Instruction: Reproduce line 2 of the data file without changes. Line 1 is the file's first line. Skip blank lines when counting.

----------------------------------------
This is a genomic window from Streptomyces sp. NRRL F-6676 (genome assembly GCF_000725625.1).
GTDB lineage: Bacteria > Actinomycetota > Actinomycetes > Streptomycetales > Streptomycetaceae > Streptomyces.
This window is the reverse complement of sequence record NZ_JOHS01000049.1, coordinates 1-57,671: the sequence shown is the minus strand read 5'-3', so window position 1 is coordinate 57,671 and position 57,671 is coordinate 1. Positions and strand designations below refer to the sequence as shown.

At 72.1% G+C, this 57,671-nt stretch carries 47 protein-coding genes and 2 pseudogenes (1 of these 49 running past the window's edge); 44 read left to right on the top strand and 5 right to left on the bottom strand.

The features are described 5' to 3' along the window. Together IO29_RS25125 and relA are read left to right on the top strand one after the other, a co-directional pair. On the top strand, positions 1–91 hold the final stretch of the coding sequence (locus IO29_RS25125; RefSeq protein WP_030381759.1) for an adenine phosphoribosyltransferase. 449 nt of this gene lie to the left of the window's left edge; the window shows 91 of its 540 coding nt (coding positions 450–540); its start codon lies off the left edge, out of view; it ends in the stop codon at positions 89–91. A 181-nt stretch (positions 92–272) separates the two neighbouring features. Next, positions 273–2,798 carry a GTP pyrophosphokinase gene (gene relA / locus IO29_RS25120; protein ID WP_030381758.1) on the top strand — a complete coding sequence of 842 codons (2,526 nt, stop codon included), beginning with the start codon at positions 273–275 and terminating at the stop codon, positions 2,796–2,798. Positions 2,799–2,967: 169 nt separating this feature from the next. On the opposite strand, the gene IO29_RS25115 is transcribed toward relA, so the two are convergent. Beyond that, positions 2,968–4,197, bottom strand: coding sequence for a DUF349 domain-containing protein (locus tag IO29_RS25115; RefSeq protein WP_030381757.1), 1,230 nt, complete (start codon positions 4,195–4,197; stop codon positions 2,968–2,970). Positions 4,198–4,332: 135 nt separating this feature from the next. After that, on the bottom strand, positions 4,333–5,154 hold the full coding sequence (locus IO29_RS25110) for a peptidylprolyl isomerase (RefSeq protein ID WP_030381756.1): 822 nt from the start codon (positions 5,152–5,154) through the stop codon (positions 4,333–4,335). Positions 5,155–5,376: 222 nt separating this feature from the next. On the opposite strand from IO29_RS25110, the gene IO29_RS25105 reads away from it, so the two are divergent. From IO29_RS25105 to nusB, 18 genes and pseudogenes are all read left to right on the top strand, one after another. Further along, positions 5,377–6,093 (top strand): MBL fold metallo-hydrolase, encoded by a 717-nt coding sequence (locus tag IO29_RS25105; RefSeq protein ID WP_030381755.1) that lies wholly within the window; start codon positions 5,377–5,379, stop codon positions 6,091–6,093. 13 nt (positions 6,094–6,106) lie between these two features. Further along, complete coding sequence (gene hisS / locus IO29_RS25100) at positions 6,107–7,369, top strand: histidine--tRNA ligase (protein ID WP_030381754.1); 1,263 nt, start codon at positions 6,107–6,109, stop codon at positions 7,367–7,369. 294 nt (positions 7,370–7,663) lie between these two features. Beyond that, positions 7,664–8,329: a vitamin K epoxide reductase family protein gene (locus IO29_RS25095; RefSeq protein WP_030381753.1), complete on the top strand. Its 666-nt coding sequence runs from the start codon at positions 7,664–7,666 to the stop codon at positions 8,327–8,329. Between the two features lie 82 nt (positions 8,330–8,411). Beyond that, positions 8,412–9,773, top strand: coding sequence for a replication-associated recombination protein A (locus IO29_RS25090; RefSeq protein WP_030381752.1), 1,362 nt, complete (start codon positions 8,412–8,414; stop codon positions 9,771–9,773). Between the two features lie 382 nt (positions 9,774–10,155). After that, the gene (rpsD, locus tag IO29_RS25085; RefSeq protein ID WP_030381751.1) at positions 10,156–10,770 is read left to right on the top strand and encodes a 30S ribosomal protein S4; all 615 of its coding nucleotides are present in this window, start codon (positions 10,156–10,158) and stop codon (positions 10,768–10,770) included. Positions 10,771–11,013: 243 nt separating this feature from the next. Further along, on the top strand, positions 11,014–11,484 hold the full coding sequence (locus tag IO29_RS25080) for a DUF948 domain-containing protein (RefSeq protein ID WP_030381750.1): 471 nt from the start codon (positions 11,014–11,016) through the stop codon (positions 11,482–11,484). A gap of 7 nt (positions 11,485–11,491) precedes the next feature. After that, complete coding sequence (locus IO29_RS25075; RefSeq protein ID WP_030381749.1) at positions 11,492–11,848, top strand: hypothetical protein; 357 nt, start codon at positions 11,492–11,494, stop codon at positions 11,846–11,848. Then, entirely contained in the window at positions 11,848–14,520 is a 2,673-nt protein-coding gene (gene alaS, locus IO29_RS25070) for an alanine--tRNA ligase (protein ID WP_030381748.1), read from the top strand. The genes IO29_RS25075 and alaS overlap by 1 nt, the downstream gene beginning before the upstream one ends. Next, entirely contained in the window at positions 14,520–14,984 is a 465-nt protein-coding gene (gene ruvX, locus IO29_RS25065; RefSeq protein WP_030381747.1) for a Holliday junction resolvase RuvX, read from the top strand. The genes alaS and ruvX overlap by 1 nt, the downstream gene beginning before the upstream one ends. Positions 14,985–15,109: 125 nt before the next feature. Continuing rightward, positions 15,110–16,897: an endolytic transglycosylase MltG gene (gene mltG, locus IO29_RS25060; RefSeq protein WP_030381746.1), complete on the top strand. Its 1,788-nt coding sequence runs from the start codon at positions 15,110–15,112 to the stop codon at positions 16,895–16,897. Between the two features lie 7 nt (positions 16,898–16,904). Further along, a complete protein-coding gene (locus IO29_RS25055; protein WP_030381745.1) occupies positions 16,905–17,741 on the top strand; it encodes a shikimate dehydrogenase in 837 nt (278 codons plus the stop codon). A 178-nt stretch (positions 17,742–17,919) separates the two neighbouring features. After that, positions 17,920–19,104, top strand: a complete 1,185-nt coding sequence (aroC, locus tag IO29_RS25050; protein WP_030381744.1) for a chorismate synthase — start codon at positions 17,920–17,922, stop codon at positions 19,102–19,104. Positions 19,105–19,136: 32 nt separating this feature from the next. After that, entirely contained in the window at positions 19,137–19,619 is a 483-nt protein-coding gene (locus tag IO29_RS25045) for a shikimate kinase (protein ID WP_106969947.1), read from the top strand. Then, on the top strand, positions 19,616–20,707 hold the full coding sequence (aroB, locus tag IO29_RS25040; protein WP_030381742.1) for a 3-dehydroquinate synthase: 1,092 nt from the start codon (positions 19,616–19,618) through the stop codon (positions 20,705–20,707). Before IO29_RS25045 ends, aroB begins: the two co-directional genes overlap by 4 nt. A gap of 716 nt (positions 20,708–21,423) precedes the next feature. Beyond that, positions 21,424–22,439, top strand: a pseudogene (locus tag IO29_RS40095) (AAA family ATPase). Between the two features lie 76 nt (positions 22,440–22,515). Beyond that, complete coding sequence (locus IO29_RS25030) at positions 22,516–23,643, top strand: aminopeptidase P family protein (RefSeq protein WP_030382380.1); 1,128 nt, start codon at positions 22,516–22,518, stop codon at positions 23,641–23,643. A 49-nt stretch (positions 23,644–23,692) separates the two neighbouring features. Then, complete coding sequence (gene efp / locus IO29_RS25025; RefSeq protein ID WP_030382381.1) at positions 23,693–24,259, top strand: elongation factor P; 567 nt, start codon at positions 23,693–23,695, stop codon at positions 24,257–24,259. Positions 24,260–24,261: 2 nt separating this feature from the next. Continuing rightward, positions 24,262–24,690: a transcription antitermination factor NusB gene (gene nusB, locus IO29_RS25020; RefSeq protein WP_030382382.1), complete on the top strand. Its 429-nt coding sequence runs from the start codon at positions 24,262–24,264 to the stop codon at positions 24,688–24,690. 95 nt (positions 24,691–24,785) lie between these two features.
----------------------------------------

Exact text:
GTDB lineage: Bacteria > Actinomycetota > Actinomycetes > Streptomycetales > Streptomycetaceae > Streptomyces.